Climate change already damaging health of millions globally
1 November 2017
UCL ISR and UCL-Energy researchers have contributed to a report showing that climate change is already a significant public health issue and a looming global health emergency.
New research shows that climate change is already a significant public health issue and a looming global health emergency. Its findings, outlined in The Lancet medical journal, demonstrate the various ways climate change is already affecting the health of people across the planet, today.
The report was produced by the Lancet Countdown: Tracking Progress on Health and Climate Change, which UCL leads. UCL ISR and UCL-Energy authors include: Paul Drummond, Paul Ekins, Ian Hamilton, Melissa Lott, Robert Lowe, Tadj Oreszczyn and Steve Pye. Paul Drummond and Paul Ekins from UCL ISR lead the ‘Economics and Finance’ indicator set – one of five indicator sets that comprise the Countdown.
The Lancet Countdown involves leading doctors, academics and policy professionals who have contributed analysis and jointly authored the report. Aside from UCL, partners behind the research include the World Bank and the World Health Organization.
Some of the existing health impacts documented by the report include:
- An average 5.3% fall in productivity for rural labour estimated globally since 2000, as a result of rising temperatures. In 2016 this effectively took more than 920,000 people globally out of the workforce, with 418,000 of them in India alone.
- Between 2000 and 2016, the number of people exposed to heatwave events has increased by approximately 125 million, with a record 175 million people exposed to heatwaves in 2015. This supports The Lancet’s existing research showing just under 1 billion additional heatwave exposure events happening by 2050.
- Undernutrition is identified as the largest health impact of climate change in the 21st century. Related impacts of climate change on crop production referenced in the report include a 6% decline in global wheat yields and 10% fall in rice yields for each additional 1 °C rise in global temperature.
- Over 803,000 premature and avoidable deaths in 2015 as a result of air pollution across 21 Asian countries, attributable to just one type of air pollution from coal power, transport and use of fossil fuels in the home.
- A striking increase of 3% and 5.9% in the vectorial capacity for the transmission of Dengue due to climate trends, by just two types of mosquito since 1990. With 50 to 100 million infections of Dengue estimated to occur each year, this will exacerbate the spread of the world’s most rapidly expanding disease.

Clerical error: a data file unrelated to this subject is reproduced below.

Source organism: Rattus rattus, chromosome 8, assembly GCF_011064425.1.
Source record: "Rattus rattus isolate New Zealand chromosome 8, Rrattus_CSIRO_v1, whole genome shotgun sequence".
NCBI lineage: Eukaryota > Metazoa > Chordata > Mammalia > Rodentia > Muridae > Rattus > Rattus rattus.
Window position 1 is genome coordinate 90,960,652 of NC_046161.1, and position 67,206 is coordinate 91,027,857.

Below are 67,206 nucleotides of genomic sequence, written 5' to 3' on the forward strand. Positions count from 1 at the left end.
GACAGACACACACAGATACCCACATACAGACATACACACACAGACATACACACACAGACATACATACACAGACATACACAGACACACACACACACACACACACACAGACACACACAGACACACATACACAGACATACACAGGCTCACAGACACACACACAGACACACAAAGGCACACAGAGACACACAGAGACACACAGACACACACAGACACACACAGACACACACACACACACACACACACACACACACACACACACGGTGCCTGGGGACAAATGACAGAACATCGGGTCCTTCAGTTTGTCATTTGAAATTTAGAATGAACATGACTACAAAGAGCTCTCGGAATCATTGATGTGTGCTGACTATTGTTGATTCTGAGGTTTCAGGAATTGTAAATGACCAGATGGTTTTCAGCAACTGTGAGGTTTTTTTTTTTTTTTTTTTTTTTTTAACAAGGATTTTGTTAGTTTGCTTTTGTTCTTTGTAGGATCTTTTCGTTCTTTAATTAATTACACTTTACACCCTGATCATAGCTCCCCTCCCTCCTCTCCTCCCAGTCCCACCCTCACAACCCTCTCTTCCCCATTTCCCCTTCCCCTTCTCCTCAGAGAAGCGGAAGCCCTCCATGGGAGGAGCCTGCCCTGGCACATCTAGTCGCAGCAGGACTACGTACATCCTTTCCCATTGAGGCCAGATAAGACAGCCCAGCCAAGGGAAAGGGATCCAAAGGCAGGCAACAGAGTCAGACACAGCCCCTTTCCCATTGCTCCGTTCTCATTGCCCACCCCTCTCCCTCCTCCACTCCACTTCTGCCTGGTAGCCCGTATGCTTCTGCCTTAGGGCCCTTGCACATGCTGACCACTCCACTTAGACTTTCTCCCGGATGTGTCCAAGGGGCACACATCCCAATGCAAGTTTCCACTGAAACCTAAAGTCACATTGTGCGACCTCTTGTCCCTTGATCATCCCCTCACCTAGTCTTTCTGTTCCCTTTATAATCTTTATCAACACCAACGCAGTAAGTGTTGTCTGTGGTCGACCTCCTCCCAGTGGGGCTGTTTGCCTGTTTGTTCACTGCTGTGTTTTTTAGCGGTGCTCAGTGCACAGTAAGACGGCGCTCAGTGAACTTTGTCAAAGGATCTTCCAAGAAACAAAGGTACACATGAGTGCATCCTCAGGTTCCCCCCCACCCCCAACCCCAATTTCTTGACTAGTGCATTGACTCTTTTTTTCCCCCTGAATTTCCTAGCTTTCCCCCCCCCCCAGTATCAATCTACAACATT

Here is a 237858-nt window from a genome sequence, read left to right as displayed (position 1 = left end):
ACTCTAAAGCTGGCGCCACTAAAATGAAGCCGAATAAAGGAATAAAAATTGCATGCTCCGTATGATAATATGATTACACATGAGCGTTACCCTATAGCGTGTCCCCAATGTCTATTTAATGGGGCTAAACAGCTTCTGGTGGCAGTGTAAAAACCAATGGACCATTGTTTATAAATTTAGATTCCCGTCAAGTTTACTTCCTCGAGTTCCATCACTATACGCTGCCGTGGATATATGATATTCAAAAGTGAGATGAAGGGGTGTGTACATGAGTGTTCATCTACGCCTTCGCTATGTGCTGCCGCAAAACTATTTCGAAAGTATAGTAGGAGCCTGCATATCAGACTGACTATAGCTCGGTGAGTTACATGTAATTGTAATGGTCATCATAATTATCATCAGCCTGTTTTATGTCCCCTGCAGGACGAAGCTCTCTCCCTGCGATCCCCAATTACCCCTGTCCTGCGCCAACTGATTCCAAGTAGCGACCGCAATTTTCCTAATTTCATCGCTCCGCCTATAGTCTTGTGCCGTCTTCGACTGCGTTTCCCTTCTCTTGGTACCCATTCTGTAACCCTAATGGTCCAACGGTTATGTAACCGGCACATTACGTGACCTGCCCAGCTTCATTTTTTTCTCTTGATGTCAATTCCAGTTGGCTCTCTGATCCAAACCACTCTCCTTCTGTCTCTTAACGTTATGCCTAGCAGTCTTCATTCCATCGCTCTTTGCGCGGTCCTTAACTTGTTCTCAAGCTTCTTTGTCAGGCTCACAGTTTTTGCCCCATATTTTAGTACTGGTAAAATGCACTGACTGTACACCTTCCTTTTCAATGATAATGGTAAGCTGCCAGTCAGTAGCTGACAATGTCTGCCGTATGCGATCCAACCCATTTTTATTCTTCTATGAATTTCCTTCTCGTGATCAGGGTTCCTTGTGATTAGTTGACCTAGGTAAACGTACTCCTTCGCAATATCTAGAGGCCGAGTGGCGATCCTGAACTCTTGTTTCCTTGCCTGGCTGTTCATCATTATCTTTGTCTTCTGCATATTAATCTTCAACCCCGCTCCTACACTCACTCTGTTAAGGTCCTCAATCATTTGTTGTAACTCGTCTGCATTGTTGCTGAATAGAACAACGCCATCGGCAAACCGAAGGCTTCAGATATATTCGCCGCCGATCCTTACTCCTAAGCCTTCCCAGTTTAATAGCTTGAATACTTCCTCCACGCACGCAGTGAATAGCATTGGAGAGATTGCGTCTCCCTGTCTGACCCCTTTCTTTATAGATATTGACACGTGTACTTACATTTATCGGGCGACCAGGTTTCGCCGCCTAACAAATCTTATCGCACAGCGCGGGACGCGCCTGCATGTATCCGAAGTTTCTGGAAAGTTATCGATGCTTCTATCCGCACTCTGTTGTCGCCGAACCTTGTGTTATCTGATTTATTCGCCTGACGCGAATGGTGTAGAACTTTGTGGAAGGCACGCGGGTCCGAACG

The initiative builds on the work of the 2015 Lancet Commission on Health and Climate Change, which concluded that anthropogenic climate change threatens to undermine the last 50 years of gains in public health. Today’s research shows this is becoming increasingly clear and the challenges are greater than anticipated. The findings also show that climate change is affecting the health of all populations today. These impacts are disproportionately felt by communities least responsible for climate change and those who are the most vulnerable in society.
However, the authors are also clear that responding to climate change still provides an opportunity to realise substantial gains in public health. The potential benefits include cleaning up the air of polluted cities, delivering more nutritious diets, ensuring energy, food and water security, and alleviating poverty, alongside social and economic inequalities.
About the Lancet Countdown: Tracking Progress on Health and Climate Change
The Lancet Countdown: Tracking Progress on Health and Climate Change (Lancet Countdown) is an international research collaboration, dedicated to tracking the world's response to climate change, and the health benefits that emerge from this transition. Reporting annually in The Lancet, its goal is to support an accelerated and adequate response to climate change, by informing the work of policymakers in health and other sectors, while also engaging the health profession in responding to the challenge.
The indicators included in the report will evolve over time in response to feedback and data improvements. The Lancet Countdown is funded by the Wellcome Trust and supported by The Lancet, working in special collaboration with the World Health Organization, World Meteorological Organization as its UN partners.
For more information on the Lancet Countdown see: www.lancetcountdown.org
For additional information on The Lancet content on health and climate change see: http://www.thelancet.com/climate-and-health